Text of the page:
The Internet was not around in 1980s to surf for additional information. I had to go to the Portsmouth Public Library to find out about the artist. With help, I found the Portsmouth, N.H., artist John S. Blunt (1798-1835). There were no images of his work available in the public library at that time. I later realized I walked right by a John S. Blunt landscape on my way up the stairs to the Athenaeum Library. I asked for help once again at the Athenaeum, and they told me about a book to send away for on the artist titled “The Borden Limner.”
The work produced during John S. Blunt’s short life was unknown for many years. He was coined the “Borden Limner” after portraits in New Bedford, Mass., of Captain Borden and his wife. The Borden Limner was later identified as John Samuel Blunt through the artist’s ledgers by comparing entries to known portrait examples. The late Dr. Robert Bishop discovered this through his research. There were 250 entries of works by Blunt, and only 121 have been located today. Deborah Child is currently working on the Blunt catalog raisonn’e and eagerly looking to locate more works.
I sent away for Dr. Robert Bishop’s book and waited an eternity for it to arrive. Pre-Internet, this is what you had to do . . . wait.
I remember the package finally arriving and I was very excited to see the images were in the exact style of the portraits I had. The red paint on the back of the canvas I spoke about earlier was noted. As I looked through the pages and, low and behold, there was an image of fire buckets with identical style and quality decoration as the ones I had in hand! Mechanic Fire Society fire buckets were listed in John Blunt’s ledger as well.
I now felt confident to advertise the pieces as the works of John S. Blunt. When I contacted the consignors to talk about my discovery, they revealed that they had been offered $5,000 for the lot. They asked me if it would be a good idea for them to accept the offer instead of selling at auction. I gave them a guarantee of $15,000, which is something I rarely do. You have to remember that even though 1980s was not that long ago, prices for objects like these were lower then what they are today.
I spent a little extra on my brochure and on advertising. I featured the fire buckets in trade and local papers everywhere. I had a copy of the Mechanic Fire Society minutes and Robert Bishop’s book for display. I was all ready to go.
Piscataqua River from Noble's Wharf, Portsmouth, New Hampshire, painted by John S. Blunt.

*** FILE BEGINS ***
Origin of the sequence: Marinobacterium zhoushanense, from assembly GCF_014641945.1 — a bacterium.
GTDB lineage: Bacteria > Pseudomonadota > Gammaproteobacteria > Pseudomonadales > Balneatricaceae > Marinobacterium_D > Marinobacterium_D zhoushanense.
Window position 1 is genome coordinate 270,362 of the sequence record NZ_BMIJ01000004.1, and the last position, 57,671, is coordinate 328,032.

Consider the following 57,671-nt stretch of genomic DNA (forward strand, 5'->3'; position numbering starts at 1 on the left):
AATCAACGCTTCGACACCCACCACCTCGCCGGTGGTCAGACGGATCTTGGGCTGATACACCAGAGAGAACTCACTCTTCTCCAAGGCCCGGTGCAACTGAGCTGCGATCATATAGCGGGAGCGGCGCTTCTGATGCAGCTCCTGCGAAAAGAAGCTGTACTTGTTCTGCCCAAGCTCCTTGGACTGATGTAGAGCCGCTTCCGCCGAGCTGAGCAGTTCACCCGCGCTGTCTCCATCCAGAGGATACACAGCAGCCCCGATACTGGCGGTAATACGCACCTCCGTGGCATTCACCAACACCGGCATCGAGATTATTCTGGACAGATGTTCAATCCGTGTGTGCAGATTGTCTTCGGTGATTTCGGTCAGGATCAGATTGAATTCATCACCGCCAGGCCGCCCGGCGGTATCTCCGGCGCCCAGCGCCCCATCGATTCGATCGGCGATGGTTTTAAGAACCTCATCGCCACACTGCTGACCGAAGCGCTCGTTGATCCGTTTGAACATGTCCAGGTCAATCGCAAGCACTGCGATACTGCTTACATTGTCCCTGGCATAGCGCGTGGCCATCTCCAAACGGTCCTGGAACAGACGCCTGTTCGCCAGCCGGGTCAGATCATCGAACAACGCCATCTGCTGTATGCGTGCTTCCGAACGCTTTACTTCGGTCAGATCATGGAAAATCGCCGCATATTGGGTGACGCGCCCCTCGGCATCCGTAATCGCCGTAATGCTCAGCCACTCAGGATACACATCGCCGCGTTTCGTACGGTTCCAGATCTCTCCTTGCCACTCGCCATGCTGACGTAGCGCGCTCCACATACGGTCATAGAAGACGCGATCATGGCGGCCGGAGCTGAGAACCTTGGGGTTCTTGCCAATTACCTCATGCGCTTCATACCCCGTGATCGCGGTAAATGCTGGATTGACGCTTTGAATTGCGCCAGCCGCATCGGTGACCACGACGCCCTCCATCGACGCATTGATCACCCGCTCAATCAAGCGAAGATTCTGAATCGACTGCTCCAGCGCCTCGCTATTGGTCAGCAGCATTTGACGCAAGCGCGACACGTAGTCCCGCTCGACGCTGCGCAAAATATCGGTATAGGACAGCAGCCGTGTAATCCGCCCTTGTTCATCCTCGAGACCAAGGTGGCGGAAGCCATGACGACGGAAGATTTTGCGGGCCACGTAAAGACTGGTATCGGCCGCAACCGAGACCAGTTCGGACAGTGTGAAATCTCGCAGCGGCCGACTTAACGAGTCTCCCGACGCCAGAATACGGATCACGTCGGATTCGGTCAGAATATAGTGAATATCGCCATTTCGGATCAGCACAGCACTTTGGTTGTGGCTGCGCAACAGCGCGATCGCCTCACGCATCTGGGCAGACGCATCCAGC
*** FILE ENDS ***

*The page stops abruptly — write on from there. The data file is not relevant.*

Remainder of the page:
When auction time came around, there were people I had never seen before at the preview and one of them eventually became a very good friend of mine. He was talking to a well-dressed gentleman and as they were looking at the fire buckets for a good deal of time. I heard him say, “You really have to own these.” The gentleman said, “I suppose I do.” I was asked what the estimate was on the pair and I was telling everyone that is was $5,000 to $10,000. I kept waiting for someone to say I was crazy because fire bucket had never really sold that high before.
Auction day came and it was a full house, the consignors were there and everybody became quiet when the fire buckets hit the stage. They started out at $5,000 and quickly made their way to $20,000. Just when I was ready to say “SOLD!” a new bidder jumped in—the “well-dressed gentleman.” When all was said and done, they went out the door at $32,500, a new world record. The paintings sold for around $12,000-$15,000 a piece. The consignors could hardly contain themselves in their seats.
My friend’s client was indeed the proud new owner. He resold them about 10 years ago at an auction for $88,000. It goes to show, when you buy the best, nine times out of 10, it is a wise investment.
A lot has changed since 1980s and a $30,000 item is no big deal in today’s auctions. For me, it was really exciting at the time. Thanks to my good friend Joe Copely, I had a great deal of fun researching and nailing down the Borden Limner’s work.
Since that time, the Athenaeum Library has been renamed: “The Joseph P. Copley Research Library.” As I mentioned above, Joe gave his information freely. During his life, Joe gave of himself for the preservation of Portsmouth’s history and he left his research library to Athenaeum. I dedicate this article to the memory of my old friend.
Martin Willis is Worthologist and auctioneer who owns Tiburon Arts Consulting. You can hear his podcasts at the at Antique and Auction Forum, featuring interviews with key players in the antiques and collectibles trade